Another wrongly accused defendant, Calvin Lee Miller, was arrested in March 2009 and charged with raping a woman and robbing another based on a Pikett dog scent lineup. DNA evidence eventually cleared him after he spent two months in jail. He has filed a civil rights suit against Pikett and Fort Bend County law enforcement officials, too. See: Miller v. City of Yoakum, Texas, U.S.D.C. (S.D. Texas), Case No. 6:09-cv-00035.
In Florida, Bill Dillon was exonerated by DNA evidence and released in November 2008 after spending 26 years in prison. He had been convicted in part due to fraudulent dog scent evidence. John Preston, a retired Pennsylvania state trooper, claimed that his German Shepard, “Harass II,” had found Dillon’s scent despite the fact that the scent trail was eight days old and a hurricane had swept through the area during that time. In hundreds of cases, Preston convinced juries of his canine’s miraculous abilities, even claiming the dog could track a scent underwater and could follow a scent trail that was six months to a year old.
Brevard County, Florida judge Gilbert Goshorn put Preston to the test in 1984 and exposed him as a fraud. Two attorneys jogged down separate paths, and the next morning “Harass II” was provided with a sweat-soaked shirt from one of the lawyers. The dog was unable to follow the trail. Given a chance to try again, Preston instead left town.
“It is my belief that the only way Preston could achieve the results he achieved in numerous other cases was having obtained information about the case prior to the scent tracking so that Preston could lead the dog to the suspect or evidence in question. I believe that Preston was regularly retained to confirm the state’s preconceived notions about a case,” Goshorn stated.
By 1987, Preston had been completely discredited. He was labeled a “total fraud” by a former prosecutor and a “charlatan” by the Arizona Supreme Court. See: State v. Roscoe, 184 Ariz. 484, 910 P.2d 635 (Ariz. 1996).
Unfortunately, Florida prosecutors never notified the many people who were convicted based on Preston’s dog scent testimony. It was 2006 before Dillon learned that Preston had been exposed as a fraud; he then contacted the Florida Innocence Project, which arranged for the DNA testing that led to his exoneration. Two other defendants convicted in part due to Preston’s testimony have been proven innocent, including Wilton Dedge, who served 22 years before DNA evidence set him free in 2004. He received a $2 million settlement from the state. [See: PLN, March 2006, p.17].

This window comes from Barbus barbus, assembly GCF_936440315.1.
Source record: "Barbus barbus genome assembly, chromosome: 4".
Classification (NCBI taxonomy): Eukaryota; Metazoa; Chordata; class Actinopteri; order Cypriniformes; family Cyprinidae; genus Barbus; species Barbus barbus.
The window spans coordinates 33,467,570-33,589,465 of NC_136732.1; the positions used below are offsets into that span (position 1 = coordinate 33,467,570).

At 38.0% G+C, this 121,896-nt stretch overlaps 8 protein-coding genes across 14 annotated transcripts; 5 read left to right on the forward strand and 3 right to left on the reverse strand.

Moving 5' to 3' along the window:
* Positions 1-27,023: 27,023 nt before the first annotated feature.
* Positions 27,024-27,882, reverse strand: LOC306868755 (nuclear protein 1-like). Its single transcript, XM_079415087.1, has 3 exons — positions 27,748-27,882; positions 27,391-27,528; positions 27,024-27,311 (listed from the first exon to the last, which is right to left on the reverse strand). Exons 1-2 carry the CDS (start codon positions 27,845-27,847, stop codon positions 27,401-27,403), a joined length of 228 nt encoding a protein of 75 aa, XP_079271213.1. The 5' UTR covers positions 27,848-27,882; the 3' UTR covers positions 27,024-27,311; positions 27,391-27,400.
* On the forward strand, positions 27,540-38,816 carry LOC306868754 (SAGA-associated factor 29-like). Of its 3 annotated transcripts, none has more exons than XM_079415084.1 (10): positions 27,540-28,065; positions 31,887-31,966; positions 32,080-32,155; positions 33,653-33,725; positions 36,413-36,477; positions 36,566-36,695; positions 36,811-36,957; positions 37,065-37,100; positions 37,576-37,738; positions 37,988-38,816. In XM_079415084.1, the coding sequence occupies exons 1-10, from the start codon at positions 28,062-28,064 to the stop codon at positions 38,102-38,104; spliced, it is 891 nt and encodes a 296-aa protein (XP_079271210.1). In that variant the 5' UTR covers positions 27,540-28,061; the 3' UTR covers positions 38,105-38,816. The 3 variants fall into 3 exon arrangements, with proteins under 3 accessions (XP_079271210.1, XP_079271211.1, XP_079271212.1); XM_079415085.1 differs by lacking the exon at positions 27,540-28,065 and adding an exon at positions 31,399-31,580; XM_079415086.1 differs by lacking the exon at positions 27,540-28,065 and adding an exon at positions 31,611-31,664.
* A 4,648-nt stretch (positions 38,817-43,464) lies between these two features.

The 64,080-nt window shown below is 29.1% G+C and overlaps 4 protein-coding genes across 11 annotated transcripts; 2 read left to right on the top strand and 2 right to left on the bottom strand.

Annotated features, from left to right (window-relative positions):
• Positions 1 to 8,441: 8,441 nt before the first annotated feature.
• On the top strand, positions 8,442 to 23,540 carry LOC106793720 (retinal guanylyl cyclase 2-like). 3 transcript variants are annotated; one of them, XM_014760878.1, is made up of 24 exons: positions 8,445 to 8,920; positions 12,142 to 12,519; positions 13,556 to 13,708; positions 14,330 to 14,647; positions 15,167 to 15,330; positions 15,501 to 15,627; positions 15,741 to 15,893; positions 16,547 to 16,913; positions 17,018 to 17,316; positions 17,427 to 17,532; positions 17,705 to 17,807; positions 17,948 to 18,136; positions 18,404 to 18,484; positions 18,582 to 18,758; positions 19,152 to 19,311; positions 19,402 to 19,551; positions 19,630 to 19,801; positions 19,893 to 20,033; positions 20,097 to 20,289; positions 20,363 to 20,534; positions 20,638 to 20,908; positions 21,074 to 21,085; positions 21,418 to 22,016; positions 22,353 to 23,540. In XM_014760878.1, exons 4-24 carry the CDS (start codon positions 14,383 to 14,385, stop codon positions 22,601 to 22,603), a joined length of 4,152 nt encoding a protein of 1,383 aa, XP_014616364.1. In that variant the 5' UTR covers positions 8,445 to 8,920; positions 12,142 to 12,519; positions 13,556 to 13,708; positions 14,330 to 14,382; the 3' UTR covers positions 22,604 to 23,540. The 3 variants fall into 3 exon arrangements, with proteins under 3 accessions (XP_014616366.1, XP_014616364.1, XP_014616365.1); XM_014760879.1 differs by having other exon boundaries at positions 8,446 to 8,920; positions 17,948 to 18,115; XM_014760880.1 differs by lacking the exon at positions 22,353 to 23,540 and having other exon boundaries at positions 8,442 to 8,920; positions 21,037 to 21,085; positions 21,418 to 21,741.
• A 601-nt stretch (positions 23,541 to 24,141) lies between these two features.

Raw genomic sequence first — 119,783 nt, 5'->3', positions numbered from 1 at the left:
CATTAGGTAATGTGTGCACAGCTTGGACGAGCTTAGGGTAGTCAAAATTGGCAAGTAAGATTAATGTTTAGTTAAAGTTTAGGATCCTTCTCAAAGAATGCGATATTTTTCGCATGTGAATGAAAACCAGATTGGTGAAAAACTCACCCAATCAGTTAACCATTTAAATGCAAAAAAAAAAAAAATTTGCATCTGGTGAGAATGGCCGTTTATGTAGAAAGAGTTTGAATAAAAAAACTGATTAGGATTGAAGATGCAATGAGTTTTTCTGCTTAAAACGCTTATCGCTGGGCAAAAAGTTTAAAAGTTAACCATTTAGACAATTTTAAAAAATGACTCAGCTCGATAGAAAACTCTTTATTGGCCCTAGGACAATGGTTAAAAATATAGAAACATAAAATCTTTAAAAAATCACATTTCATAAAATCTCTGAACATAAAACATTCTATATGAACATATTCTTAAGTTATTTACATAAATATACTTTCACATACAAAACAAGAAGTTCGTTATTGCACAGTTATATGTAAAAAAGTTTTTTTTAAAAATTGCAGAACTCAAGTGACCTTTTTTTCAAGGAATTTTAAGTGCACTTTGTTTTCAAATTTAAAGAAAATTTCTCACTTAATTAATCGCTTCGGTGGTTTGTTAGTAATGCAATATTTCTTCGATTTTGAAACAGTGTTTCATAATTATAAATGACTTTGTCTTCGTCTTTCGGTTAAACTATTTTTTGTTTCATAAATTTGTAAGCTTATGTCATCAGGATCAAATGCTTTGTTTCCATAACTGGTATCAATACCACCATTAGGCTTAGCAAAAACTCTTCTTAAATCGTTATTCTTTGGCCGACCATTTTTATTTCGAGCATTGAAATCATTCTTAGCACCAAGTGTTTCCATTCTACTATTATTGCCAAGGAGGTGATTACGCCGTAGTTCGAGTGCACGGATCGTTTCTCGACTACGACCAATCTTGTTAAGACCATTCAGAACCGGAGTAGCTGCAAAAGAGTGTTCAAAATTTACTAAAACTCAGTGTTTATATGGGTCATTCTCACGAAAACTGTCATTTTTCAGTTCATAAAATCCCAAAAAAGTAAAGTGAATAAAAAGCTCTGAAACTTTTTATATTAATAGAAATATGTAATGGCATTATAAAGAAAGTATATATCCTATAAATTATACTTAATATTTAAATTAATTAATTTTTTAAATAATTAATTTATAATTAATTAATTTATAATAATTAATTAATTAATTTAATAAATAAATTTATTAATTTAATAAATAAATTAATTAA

Preston was never prosecuted for his outrageous testimony that sent many defendants to prison; he died in 2008. While now retired, Pikett still has a following of law enforcement officials who praise his work, even though he reportedly lied about his academic credentials, falsely claiming he had BS and MS degrees in chemistry.
“He’s been accused 20 different ways of cheating,” said Fort Bend County assistant county attorney Randall W. Morse, who is defending Pikett in several lawsuits. “Critics are trying to throw up a smoke screen to get defendants off.”
Victoria County Sheriff T. Michael O’Connor referred to dog-scent lineups as a “vital tool in working toward a determination of a case,” and said he would use them again. “I feel they’re credible. I’ve watched those dogs,” he stated. “I looked on in absolute amazement. We believe in this stuff.”
Like many proponents of questionable forensic methods, O’Connor considers an obvious failure to be a success. “We did the right thing, and the wrong person was not convicted,” he said, referring to the Michael Buchanek case. But it was another persons’ confession, not Pikett’s dogs, that got an innocent man off the hook, and it was dog scent evidence that had falsely implicated Buchanek in the first place.
The Innocence Project estimates that between 15 and 20 people “are in prison right now based on virtually nothing but Pikett’s testimony.”
In Florida, Seminole and Brevard Counties have agreed to review 15 to 17 cases from the 1980s in which people remain incarcerated after Preston’s dog scent evidence was used during their prosecutions. Preston also testified in other states and counties and in federal court.